Optical fibers are being used more and more in the access network for delivering ultra-high speed broadband services to customers. From the pure technological point-of-view, Fiber-to-the-Home (FTTH) is the ultimate solution for delivering broadband services to customers thanks to the inherent advantages of fiber, which include high bandwidth capacity, low power loss, high reliability and immunity to interference.
Nevertheless, when a taking a decision which technology to deploy, a service provider must also consider the practical aspects and the financial ones. In locations with existing infrastructure and high density of population, deploying fiber to every customer's house or apartment is not practical due to the need to upgrade the infrastructure inside buildings or in busy streets.
The new G.fast technology is intended to address this need by introducing the Fiber-to-the-Distribution-Point (FTTdp) topology, in which the copper complements the fiber in the very last section of the network. With FTTdp, fiber is deployed up to the building or to the distribution cabinet which is close to the subscriber, but the existing copper infrastructure remains in use from that point and on. G.fast can deliver up to 2 Gbit/s over copper loops of up to 250 meters, and thus allows service providers to offer "fiber-like" throughput to their subscribers.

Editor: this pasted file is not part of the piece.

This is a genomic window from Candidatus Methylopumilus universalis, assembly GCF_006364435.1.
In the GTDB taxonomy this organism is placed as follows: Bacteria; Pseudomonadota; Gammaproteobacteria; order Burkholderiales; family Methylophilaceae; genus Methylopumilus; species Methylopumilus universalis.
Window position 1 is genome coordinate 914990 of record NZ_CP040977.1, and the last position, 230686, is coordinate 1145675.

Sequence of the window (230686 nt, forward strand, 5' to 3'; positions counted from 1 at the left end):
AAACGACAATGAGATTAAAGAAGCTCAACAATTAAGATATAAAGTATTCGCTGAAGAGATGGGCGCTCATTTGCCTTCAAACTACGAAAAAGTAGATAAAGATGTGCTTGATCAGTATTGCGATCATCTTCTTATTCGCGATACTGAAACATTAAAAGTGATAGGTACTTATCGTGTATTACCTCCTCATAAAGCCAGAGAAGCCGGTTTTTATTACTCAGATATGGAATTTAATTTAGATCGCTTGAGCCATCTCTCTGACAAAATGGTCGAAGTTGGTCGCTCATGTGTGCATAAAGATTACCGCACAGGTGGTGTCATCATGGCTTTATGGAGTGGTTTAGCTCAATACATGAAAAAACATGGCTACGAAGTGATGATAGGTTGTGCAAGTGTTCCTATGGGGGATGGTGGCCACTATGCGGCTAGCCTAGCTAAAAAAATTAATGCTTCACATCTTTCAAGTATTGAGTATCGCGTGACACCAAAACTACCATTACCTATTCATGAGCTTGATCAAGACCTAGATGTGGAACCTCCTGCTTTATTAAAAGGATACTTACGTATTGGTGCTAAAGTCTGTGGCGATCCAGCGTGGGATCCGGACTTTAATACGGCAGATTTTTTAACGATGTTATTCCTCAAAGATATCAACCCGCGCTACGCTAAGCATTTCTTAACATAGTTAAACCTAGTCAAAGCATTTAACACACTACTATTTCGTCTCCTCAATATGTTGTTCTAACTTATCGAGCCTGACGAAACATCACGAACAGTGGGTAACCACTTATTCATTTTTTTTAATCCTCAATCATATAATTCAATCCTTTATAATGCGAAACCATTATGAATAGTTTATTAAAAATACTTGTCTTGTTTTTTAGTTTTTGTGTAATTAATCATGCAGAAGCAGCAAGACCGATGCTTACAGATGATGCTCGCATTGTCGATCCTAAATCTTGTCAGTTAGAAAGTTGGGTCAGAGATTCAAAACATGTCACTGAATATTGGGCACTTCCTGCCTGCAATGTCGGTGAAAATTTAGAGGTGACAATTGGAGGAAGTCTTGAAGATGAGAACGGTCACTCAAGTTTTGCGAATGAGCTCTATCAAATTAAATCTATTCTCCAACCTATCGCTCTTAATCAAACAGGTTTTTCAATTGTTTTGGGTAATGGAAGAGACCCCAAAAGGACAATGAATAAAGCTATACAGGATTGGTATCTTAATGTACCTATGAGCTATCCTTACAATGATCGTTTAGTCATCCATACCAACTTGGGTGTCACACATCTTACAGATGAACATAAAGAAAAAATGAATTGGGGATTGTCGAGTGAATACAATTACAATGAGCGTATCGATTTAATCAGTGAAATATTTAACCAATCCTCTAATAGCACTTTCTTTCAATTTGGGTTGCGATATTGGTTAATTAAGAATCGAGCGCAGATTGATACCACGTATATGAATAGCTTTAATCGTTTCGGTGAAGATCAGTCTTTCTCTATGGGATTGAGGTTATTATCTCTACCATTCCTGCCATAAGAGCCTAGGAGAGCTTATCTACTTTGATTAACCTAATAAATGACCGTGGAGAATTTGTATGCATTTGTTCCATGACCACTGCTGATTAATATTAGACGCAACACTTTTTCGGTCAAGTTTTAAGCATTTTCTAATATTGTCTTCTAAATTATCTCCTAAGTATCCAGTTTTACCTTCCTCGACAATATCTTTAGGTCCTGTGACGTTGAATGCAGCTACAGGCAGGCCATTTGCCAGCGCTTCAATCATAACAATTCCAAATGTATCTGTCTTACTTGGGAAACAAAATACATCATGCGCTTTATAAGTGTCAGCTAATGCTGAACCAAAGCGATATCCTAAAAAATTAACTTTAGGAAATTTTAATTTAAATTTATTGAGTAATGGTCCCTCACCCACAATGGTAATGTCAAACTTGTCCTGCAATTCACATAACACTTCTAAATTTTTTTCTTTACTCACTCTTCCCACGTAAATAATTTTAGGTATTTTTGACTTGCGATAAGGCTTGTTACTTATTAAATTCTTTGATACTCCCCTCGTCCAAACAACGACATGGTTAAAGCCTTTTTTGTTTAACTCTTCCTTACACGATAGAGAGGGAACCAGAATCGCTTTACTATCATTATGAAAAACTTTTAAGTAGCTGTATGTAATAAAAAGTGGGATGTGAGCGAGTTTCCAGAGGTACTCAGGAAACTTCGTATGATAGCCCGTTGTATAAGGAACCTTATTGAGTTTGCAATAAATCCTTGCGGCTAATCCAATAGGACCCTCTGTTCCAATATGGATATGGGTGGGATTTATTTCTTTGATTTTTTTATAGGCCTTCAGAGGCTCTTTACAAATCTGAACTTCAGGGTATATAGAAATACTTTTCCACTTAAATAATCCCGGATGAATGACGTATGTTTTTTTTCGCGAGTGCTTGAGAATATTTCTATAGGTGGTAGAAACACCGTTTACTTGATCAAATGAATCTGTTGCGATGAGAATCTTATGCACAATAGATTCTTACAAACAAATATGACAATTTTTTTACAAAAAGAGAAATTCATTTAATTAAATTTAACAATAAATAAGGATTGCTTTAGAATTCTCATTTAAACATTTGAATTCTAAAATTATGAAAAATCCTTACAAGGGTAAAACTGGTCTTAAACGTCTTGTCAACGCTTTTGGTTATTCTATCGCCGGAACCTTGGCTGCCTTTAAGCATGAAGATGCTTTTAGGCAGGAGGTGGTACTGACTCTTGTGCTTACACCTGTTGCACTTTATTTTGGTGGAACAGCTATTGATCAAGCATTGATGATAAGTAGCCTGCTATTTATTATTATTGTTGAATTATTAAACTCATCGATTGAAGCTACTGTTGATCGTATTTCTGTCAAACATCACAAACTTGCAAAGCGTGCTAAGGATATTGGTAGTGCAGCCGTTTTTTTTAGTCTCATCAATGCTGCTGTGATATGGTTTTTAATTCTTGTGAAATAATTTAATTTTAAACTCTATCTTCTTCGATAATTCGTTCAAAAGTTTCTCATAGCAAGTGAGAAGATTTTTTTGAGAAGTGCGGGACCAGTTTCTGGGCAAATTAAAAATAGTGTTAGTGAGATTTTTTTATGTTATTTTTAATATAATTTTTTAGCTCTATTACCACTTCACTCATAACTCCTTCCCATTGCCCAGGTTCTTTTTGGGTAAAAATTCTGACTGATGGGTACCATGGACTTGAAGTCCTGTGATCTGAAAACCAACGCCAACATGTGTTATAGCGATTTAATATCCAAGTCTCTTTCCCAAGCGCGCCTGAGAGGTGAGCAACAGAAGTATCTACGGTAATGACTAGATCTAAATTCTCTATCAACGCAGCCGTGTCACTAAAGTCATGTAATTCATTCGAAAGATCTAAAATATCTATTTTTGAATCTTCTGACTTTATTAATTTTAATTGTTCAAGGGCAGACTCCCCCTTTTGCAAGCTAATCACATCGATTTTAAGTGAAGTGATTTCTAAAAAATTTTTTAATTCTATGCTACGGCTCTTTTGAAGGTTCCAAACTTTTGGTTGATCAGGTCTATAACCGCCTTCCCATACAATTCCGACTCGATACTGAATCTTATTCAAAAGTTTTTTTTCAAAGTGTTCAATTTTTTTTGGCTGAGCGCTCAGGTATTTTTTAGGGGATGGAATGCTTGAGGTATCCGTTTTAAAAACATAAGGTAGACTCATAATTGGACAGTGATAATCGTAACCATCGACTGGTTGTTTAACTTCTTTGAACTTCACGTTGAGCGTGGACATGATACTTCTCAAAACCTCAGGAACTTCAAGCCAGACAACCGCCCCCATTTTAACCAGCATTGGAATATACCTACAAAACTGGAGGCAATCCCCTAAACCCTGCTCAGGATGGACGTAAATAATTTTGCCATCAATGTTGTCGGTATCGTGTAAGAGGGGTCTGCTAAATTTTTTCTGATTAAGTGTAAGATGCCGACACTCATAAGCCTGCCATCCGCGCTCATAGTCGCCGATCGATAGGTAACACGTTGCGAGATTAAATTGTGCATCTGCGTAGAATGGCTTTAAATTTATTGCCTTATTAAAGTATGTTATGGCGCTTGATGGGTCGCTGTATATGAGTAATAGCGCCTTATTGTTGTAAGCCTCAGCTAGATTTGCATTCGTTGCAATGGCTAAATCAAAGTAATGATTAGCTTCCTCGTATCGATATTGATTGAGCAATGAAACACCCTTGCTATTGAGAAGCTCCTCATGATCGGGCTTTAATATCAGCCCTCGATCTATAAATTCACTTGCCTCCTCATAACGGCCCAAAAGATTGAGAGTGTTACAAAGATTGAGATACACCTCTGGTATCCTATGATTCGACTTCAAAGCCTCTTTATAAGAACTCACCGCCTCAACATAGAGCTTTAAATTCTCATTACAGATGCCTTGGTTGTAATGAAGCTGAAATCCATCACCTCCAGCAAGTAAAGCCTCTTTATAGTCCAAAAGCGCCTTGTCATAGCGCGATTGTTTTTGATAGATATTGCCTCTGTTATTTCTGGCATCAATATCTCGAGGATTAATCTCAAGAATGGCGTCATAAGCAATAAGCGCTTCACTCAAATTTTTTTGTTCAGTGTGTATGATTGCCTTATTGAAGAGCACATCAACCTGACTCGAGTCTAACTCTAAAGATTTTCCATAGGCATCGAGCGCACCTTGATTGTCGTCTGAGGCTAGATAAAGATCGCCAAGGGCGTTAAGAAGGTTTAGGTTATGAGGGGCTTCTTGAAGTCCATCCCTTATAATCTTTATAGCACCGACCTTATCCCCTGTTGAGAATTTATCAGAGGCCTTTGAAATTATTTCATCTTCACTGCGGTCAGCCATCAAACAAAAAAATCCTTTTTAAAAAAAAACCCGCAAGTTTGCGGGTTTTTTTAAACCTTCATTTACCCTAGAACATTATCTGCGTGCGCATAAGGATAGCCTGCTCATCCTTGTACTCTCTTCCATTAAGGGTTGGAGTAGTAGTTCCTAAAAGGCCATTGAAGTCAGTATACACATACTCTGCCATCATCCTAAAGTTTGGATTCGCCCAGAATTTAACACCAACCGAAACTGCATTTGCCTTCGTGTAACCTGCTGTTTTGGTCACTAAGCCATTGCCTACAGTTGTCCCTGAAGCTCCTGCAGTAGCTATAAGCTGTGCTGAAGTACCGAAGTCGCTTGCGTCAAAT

There are several other characteristics of the Distribution Point Unit (DPU) which are defined in the G.fast technology specifications. These include Reverse Power Feeding (RPF) to allow the DPU to be fed over the copper wires from the customer side, as well as new models for management of the DPU.